Now the big challenge becomes figuring out ultimately who will be your fan base.  This is where the beauty of the Internet comes into play.  If you are anything like me, when you go shoe shopping you try not to make eye contact with the salespeople.  Your greatest wish is to look for shoes without being pressured to try on that latest sky-high wedge or the snazzy new dress shoe that would go great with any suit – when all you want are a pair of sneakers.  Or conversely, you’re that hapless salesperson, which indeed we all are, trying to make a sale when all the client wants is to do it all themselves.  The Internet has unlimited ways of linking the salespeople with clients who actually want to connect.  And even if along the way there are those clients who insist on circumventing you, or those insistent sales clerks, there’s no need to blush at avoiding them since it’s all done through the computer.  It is easier than ever to focus exclusively on exactly what we are looking for online.
Finding those communities may take a little digging, but is not difficult.  First, there are the obvious ways: start a Facebook page, blog regularly, Tweet, and subscribe to online services like Murder Must Advertise.  Don’t forget to use tagging features where available and put as many relevant tags on your posts as you can to avoid “shoe shopping” situations.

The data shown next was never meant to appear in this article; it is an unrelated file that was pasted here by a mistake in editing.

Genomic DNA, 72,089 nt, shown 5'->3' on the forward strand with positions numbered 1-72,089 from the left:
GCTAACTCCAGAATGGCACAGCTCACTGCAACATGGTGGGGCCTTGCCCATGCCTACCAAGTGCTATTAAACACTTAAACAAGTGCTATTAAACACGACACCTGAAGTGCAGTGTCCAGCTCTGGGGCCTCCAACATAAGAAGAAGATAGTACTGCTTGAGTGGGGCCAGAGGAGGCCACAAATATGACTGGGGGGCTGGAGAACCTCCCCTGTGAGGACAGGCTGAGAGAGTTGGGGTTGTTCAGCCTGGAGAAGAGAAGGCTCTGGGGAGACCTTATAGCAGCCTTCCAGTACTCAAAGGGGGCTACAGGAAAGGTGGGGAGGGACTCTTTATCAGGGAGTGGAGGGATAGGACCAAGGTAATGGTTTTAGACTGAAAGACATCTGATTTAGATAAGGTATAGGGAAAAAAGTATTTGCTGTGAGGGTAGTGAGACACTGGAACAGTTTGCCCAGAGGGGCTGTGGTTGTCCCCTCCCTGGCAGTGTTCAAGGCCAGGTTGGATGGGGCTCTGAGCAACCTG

Other alternatives are also available to you.  In my case, I advertised in paper mystery magazines like Crimespree Magazine and Alfred Hitchcock’s Mystery Magazine.  I sent flyers to mystery conventions and as soon as I finish my second mystery novel later this year, I plan on actually going to a convention.  It’s not all easy going and some of my efforts have flopped.  For example, gosh darn it, I just cannot figure out how to get my novel onto Google Books so that my local bookstore can have me in for a book talk – but if you happen to be more technically savvy than I am, many small book stores offer that option, you just have to ask.